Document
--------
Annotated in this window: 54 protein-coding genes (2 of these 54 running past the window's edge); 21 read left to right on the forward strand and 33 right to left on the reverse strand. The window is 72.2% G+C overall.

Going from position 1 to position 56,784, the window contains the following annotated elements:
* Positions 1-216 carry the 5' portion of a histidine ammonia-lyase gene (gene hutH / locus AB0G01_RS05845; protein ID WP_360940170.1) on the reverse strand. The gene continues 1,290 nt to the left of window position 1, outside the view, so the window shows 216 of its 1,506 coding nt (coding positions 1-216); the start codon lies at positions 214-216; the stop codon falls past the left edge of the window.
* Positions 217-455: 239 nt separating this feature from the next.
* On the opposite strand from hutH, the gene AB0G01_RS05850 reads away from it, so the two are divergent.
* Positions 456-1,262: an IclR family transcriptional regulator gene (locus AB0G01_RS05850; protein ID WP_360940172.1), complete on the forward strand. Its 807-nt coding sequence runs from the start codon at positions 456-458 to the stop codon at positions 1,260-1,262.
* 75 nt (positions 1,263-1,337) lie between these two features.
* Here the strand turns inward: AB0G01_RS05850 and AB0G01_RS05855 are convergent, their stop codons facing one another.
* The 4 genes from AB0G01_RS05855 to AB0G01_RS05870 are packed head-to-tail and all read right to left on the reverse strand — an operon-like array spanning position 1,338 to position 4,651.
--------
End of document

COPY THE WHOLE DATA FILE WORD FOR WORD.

Annotated in this window: 54 protein-coding genes (2 of these 54 running past the window's edge); 21 read left to right on the forward strand and 33 right to left on the reverse strand. The window is 72.2% G+C overall.

Going from position 1 to position 56,784, the window contains the following annotated elements:
* Positions 1-216 carry the 5' portion of a histidine ammonia-lyase gene (gene hutH / locus AB0G01_RS05845; protein ID WP_360940170.1) on the reverse strand. The gene continues 1,290 nt to the left of window position 1, outside the view, so the window shows 216 of its 1,506 coding nt (coding positions 1-216); the start codon lies at positions 214-216; the stop codon falls past the left edge of the window.
* Positions 217-455: 239 nt separating this feature from the next.
* On the opposite strand from hutH, the gene AB0G01_RS05850 reads away from it, so the two are divergent.
* Positions 456-1,262: an IclR family transcriptional regulator gene (locus AB0G01_RS05850; protein ID WP_360940172.1), complete on the forward strand. Its 807-nt coding sequence runs from the start codon at positions 456-458 to the stop codon at positions 1,260-1,262.
* 75 nt (positions 1,263-1,337) lie between these two features.
* Here the strand turns inward: AB0G01_RS05850 and AB0G01_RS05855 are convergent, their stop codons facing one another.
* The 4 genes from AB0G01_RS05855 to AB0G01_RS05870 are packed head-to-tail and all read right to left on the reverse strand — an operon-like array spanning position 1,338 to position 4,651.